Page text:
sketches of newcastle & wollongong

In the past couple of weeks, the Sydney Travelling Film Festival has appropriately enough given me an excuse to do a little travelling in my adopted country. I haven’t had a chance to get around much outside of Sydney — I have a whole continent to explore — and it’s a great thing to visit new places even in a small way.

Last week my wife and I drove to Newcastle (a couple of hours north of Sydney) to meet her parents, who live not far away on the Sunshine Coast, and attend a TFF screening of Masquerades, an Algerian comedy co-written, directed by, and starring the super-talented Lyès Salem. My review can be found at Feral Kid, my new page for various ramblings on film, music, and culture.

At first I wasn’t sure whether to write about Masquerades on this blog or the new one. This will remain a page devoted to my life abroad, travelling, and other thoughts about the world. But seeing this film tied into those concepts. On a simple level, it’s a terrific glimpse into the lives of Algerian villagers in the Aurès mountains, a place I know little about. Incidentally, with the World Cup fast approaching and Algeria taking part for the first time in 24 years (the only Arab or Middle East nation in the tournament), I know Masquerades will cross my mind again.

It also could not help but remind me of my time at the Middle East International Film Festival in Abu Dhabi last year, an experience that’s inspired and shaped a lot of my thinking lately. And the Travelling Film Festival is all about bringing a little of that inspiration to the folks in small towns. It’s just great to be in a theater on a Sunday afternoon in a smallish town in Australia with a hundred or so other people and get into a funny and poignant film starring a charmingly moody Algerian comic actor in an England track suit. And to know they enjoyed it. (My wife’s parents loved it). This is the world I want to live in.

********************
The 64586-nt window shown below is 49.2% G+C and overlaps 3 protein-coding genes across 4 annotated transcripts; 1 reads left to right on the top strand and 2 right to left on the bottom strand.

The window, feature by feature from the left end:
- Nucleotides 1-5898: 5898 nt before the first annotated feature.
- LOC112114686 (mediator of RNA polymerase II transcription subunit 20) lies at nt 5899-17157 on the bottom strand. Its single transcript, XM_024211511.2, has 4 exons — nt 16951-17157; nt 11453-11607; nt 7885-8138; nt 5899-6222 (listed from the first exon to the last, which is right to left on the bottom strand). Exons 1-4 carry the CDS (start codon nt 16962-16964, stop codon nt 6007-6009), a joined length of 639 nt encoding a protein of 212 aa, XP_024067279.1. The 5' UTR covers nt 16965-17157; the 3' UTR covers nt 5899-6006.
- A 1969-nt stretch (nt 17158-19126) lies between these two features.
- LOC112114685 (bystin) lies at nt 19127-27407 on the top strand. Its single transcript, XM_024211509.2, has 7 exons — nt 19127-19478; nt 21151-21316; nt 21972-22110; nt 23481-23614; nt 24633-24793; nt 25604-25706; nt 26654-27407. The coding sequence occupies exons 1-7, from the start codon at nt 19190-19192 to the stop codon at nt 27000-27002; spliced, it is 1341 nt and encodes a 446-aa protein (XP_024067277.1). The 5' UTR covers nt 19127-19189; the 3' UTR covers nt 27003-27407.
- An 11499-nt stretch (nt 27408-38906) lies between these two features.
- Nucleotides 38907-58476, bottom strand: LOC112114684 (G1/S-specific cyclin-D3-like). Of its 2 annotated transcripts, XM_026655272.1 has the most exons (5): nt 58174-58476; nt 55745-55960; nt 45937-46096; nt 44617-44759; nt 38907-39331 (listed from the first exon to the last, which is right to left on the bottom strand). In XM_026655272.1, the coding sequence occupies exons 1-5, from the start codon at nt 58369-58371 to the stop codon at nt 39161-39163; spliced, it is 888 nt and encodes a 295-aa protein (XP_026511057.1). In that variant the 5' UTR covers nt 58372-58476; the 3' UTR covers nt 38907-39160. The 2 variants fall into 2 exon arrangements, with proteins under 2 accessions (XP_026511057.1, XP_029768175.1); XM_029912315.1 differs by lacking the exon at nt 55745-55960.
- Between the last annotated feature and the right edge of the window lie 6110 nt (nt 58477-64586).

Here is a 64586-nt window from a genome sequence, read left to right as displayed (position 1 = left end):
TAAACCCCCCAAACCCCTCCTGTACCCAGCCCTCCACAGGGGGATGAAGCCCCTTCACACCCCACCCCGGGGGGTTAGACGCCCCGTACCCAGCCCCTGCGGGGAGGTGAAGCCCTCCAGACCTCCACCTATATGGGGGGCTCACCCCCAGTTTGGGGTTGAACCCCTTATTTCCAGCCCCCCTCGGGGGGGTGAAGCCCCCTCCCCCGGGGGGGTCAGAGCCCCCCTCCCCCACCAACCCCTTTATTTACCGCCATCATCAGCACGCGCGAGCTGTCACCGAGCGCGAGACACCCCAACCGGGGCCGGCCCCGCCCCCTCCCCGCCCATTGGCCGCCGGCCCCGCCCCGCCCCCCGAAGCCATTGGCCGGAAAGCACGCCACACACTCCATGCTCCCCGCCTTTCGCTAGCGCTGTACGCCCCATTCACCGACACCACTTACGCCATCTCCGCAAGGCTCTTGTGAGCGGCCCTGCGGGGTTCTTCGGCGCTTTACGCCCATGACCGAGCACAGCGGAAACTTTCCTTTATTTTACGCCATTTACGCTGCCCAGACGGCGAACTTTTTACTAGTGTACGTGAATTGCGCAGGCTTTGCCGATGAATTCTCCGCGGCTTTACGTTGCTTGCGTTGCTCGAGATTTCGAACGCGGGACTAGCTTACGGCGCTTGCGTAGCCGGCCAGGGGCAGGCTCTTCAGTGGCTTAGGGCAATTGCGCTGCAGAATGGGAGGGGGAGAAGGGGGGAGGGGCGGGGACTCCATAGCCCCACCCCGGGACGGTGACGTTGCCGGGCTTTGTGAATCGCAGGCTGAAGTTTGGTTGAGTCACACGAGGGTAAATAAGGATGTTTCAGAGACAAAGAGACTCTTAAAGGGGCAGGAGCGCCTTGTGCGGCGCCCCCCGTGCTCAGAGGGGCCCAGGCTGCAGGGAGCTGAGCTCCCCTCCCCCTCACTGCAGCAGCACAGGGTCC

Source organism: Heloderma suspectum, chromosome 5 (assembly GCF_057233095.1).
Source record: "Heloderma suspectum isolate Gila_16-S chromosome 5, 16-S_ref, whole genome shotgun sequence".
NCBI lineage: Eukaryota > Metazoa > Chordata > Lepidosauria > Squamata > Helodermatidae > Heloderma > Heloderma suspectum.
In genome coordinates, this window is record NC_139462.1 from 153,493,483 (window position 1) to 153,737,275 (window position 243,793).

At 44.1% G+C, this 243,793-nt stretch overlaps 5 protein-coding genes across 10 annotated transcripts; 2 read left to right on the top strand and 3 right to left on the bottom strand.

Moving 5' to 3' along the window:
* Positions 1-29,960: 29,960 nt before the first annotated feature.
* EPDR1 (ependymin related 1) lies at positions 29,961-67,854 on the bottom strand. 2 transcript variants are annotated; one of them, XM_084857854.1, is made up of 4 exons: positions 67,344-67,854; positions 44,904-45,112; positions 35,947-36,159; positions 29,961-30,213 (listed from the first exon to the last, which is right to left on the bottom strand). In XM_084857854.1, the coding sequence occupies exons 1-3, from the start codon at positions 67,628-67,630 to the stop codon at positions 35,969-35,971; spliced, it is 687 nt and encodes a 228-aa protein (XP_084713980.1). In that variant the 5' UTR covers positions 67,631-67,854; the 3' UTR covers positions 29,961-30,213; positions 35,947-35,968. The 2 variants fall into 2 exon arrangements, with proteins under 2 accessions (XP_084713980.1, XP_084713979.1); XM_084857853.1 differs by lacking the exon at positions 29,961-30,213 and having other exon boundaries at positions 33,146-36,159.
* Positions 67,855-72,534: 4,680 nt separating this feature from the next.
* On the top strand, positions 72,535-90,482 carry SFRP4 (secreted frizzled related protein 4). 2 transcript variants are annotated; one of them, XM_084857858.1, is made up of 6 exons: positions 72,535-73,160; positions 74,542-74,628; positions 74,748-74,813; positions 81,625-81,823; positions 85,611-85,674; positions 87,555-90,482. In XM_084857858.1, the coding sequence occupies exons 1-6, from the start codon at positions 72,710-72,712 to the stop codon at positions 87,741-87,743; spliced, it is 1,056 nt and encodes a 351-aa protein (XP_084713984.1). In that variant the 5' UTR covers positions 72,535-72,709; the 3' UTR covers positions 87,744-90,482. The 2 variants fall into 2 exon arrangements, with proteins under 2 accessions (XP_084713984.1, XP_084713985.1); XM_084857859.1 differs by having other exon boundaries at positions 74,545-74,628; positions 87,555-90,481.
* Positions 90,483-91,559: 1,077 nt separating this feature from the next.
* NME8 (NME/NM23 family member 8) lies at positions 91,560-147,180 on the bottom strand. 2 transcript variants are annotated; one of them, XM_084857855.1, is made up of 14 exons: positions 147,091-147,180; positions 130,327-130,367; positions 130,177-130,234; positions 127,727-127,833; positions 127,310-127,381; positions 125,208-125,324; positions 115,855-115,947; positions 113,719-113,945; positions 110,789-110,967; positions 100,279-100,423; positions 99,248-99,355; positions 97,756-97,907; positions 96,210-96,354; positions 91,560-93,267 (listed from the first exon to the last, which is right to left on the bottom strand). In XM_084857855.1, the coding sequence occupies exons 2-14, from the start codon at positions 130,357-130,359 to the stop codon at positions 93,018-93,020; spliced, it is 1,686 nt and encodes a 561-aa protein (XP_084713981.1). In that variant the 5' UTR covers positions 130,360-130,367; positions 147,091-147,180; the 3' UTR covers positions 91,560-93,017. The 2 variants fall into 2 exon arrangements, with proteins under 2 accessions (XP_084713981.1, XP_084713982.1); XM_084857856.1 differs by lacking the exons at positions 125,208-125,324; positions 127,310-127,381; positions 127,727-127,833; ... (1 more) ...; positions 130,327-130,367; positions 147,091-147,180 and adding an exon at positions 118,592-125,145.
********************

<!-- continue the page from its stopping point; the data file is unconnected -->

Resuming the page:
After saying goodbye to the folks, who were staying for another film, we took a walk. It was my first time in Newcastle. I was surprised to find out my wife had never been there either.

We walked down to the foreshore. Along the way I had to table my desire to visit the hobby store not far from the cinema. I’ve never seen a bigger hobby store: it has to stretch fifty yards or more, and judging by its huge window displays, seems to be filled with so many model airplanes and boats, Lego sets, Playskool toys, puzzles, board games, and action figures that I could probably spend all day and not see it all. In such places I tend to quickly forget I’m supposed to be an adult, and make pretty bad company.

It was yet another lovely day. My first autumn in New South Wales has been two months straight of breathtakingly nice weather: sunny, hot days; cold nights; clear skies with fluffy cartoon clouds highlighting that staggering antipodean blue. You might put on a sweater in the morning and get sunburned in the afternoon. I moved here for the great climate, but it’s captured my imagination in ways I didn’t expect.

The Newcastle foreshore is an industrial zone that’s been partially redeveloped with parks and recreational facilities according to the current worldwide trend. But unlike other urban waterfronts, Newcastle’s industry has not dried up: it’s actually the busiest coal-exporting harbour in the world. Ambivalent as I am about coal, I’m firmly in favor of mixed-use planning.

The foreshore is impressive: it stretches for a couple of miles along the harbour formed by the estuary of the Hunter River. There’s multifarious waterfront activity as far as the eye can see. Looking in the other direction, the park looks like a nice place to spend time. There are a number of older industrial buildings converted for public use or upscale commerce — standing in one area I saw three restaurants. I’m guessing it only gets better; one could walk all the way down the shore to the end of the peninsula and end up in Pacific Park — which I expect is a pretty awesome place to see the coast. Unfortunately we didn’t have time for such a walk. I’ll have to cover Newcastle in more detail later.